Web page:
In Ethiopia Tearfund Ireland supports about 700 Self Help Groups which are facilitated by the local church. At these groups the poorest of the poor gather to find ways to lift each other out of poverty – the results are remarkable and have been the subject of international analysis and research for their effectiveness in bringing whole-life transformation.
Ethiopia has a population of over 100 million people and low levels of media penetration especially in rural areas (40% have radio access and only 15% have internet access). When the WHO declared the Coronavirus pandemic on March 11th our goal was to communicate Covid-19 preventative and protective messages out into Ethiopia’s rural communities where Tearfund’s ongoing poverty alleviation work is focused as quickly as possible. Working with our local partners our Self Help Groups quickly became a channel for communicating accurate public health messages and modelling social distancing and handwashing to their local communities. Also through our network of 1,400 local churches we were able to distribute posters and leaflets in local languages to communicate WHO recommended practices. It was essential that the day to day work of our Self Help Groups could continue as soon as possible as for many members, like Jemanesh (picture below) this group is a life line.
Jemanesh Dachew was orphaned at a young age and married at 15 to a widower 20 years her senior, Jemanesh says. “Life before I joined the self-help group (SHG) life was very difficult, SHG members are like next of kin to me”. The Self Help Group environment transforms once kitchen-bound women like Jemanesh to engage in small businesses and earn income of their own. Jemanesh now runs a successful business making injera – a traditional Ethiopian dish and partners with a local butcher to sell it fresh with cuts of meat on market days.
Thankfully the work of our Self Help groups has been able to continue as handwashing and social distancing practices have been introduced to ensure the safety and protection of members.
In the Karamoja region of north eastern Uganda, Tearfund’s Church and Community Transformation (CCT) has proven to be successful in holistically tackling poverty and social injustice. This approach mobilises churches to see the needs in their community and start small projects using locally available resources to address them. Since
the Coronavirus outbreak our partner in Uganda has reported that households depending on daily income; motorbike riders and street vendors, are the hardest hit by the lockdown. This, coupled with food shortages due to locust attacks earlier this year and flooding have left communities in dire need. Churches are distributing food to the most vulnerable and communicating accurate health messages to help prevent the spread of Coronavirus and dispel misinformation and local myths that circulated in the early days. Churches are also helping to address the increase in cases of gender based violence that have surfaced during the lockdown.
In Cambodia our church partner runs an anti-trafficking programme to reduce the number of Cambodian children becoming victims of drug abuse, trafficking and prostitution. In lockdown as churches were not allowed to meet they were able to continue some of this work through home visits. They were also able to provide 300 vulnerable families with food, sanitizer, soap and masks and 80 health workers were provided with PPE. It has been encouraging to see that although churches are not meeting, the work they started with the community in planting crops and raising pigs and chickens has continued and the local community has taken ownership of it during lockdown.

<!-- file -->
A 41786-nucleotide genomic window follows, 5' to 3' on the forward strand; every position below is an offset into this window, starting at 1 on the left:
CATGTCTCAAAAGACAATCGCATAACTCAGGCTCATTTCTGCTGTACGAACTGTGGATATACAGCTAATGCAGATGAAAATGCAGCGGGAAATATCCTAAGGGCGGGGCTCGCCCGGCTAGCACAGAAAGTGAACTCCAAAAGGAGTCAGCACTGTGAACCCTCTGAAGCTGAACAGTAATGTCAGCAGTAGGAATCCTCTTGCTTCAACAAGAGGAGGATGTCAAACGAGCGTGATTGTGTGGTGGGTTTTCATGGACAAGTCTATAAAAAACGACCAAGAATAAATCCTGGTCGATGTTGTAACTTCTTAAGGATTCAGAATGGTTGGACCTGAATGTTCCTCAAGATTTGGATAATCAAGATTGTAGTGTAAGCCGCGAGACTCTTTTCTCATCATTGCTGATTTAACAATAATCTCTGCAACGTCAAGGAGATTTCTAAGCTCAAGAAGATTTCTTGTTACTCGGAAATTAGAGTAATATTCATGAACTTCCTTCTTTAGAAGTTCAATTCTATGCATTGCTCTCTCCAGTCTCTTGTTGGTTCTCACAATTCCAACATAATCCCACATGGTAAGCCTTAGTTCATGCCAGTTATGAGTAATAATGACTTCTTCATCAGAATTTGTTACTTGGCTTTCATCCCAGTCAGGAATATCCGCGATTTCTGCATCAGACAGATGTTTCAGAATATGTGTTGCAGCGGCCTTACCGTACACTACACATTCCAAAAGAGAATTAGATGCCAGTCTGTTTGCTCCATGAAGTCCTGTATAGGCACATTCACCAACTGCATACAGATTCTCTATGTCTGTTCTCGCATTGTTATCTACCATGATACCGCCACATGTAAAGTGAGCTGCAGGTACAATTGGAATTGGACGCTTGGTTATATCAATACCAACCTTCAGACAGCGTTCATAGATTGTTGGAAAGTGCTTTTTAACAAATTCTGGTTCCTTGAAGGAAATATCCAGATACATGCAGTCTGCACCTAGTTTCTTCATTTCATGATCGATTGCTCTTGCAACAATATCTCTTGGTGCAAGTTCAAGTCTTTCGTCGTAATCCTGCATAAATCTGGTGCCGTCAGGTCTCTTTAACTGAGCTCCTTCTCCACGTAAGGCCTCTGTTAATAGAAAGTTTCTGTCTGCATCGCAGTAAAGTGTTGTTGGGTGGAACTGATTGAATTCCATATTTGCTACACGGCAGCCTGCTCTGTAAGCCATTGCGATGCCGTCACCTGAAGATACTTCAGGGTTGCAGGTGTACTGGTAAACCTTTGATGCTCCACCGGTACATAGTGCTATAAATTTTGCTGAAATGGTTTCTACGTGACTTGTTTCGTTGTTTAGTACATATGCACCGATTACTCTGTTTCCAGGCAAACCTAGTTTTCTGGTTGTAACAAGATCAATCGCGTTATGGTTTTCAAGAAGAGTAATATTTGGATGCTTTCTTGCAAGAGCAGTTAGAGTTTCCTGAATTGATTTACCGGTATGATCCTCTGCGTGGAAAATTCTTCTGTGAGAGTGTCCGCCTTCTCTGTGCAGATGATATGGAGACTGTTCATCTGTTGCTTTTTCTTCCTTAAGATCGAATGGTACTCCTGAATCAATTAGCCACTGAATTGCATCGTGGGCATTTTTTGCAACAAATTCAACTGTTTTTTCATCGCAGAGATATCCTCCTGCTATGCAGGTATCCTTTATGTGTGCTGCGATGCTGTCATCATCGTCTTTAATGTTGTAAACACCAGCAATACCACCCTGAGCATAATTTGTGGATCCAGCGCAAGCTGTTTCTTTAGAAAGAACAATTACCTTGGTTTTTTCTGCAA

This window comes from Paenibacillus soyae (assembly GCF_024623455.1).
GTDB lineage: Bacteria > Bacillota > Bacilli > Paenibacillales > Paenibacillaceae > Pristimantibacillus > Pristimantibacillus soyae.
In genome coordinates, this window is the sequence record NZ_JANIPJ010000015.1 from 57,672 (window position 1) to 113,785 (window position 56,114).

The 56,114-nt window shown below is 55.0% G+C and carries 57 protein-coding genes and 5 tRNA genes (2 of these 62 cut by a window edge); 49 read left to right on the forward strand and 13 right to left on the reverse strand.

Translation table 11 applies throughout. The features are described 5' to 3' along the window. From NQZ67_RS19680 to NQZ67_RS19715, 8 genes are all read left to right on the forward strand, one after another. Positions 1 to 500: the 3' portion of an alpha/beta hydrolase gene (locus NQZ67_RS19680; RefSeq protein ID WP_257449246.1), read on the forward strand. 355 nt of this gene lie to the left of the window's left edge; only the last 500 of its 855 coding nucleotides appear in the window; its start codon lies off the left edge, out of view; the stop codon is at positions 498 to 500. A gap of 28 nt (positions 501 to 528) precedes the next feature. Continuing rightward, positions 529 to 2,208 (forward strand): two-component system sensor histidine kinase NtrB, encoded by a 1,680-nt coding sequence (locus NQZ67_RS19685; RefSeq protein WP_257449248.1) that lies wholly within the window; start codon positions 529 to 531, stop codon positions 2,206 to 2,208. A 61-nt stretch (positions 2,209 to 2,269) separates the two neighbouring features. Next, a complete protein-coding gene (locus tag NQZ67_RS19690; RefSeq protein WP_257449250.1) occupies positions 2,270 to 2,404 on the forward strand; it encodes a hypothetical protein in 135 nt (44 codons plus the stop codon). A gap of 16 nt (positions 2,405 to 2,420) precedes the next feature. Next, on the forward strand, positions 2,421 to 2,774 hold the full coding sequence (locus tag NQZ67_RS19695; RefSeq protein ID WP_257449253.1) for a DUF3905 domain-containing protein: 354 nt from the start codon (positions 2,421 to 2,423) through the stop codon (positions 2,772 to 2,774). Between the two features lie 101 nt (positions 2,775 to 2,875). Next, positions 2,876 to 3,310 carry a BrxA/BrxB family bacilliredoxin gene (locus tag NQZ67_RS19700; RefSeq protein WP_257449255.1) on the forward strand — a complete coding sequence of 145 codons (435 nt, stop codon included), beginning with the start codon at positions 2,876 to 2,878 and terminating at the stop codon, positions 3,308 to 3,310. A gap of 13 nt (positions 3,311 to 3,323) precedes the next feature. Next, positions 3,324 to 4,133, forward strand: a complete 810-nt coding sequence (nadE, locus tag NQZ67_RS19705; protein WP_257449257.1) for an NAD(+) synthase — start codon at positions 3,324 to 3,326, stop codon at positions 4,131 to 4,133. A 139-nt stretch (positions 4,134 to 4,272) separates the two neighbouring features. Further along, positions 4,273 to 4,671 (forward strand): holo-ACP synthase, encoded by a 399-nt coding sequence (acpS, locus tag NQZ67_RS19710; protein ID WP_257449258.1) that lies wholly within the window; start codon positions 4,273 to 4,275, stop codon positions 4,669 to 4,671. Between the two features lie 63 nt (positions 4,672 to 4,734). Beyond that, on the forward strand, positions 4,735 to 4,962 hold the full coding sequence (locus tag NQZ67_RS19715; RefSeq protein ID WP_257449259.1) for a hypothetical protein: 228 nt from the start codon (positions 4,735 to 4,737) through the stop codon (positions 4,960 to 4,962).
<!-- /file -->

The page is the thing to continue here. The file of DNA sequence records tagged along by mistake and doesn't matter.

Yemen is still considered the worst humanitarian crisis in the world. 80% of the population (24 million people) are in need and require humanitarian assistance, while some 17.8 million people do not have access to safe drinking water and proper sanitation/hygiene. In July 2020 only 1580
COVID-19 cases were confirmed but 441 had died of the disease, which is an alarming fatality rate of 25%, five times higher than the global average (June 21st WHO Covid-19 situation report).
The actual number of people infected is expected to be significantly higher since testing capacities are limited. Tearfund’s programme is located in the outskirts of the Sana’a Governorate where public services are scarce and the vast majority of residents rely on water tanker trucks to deliver water to various collection points, open defecation is common place throughout the villages.
Over three months 100 households will benefit from Covid 19 and cholera awareness training which will be conducted door to door by trained community health workers. Households will also receive a hygiene kit containing a soap bar, washing powder, plastic water container (with cover) and smaller jerry cans. A monthly food package will also be provided. Priority will be given to the most vulnerable, those with documented evidence of malnutrition, female headed households and pregnant and lactating mothers.
Worldwide it is estimated that 80% of children living in orphanages have at least one living parent, yet grow up without the love and security of a family. In Nepal, Tearfund’s work is focused on keeping children in families, protecting them from institutional care and reintegrating children from residential care to family based care. Currently our partner in Nepal is working with 40 child care homes to transition children back into family based care. Coronavirus has restricted some of this activity but child-friendly messaging on protection and prevention of the virus and hygiene kits have been distributed to child care homes.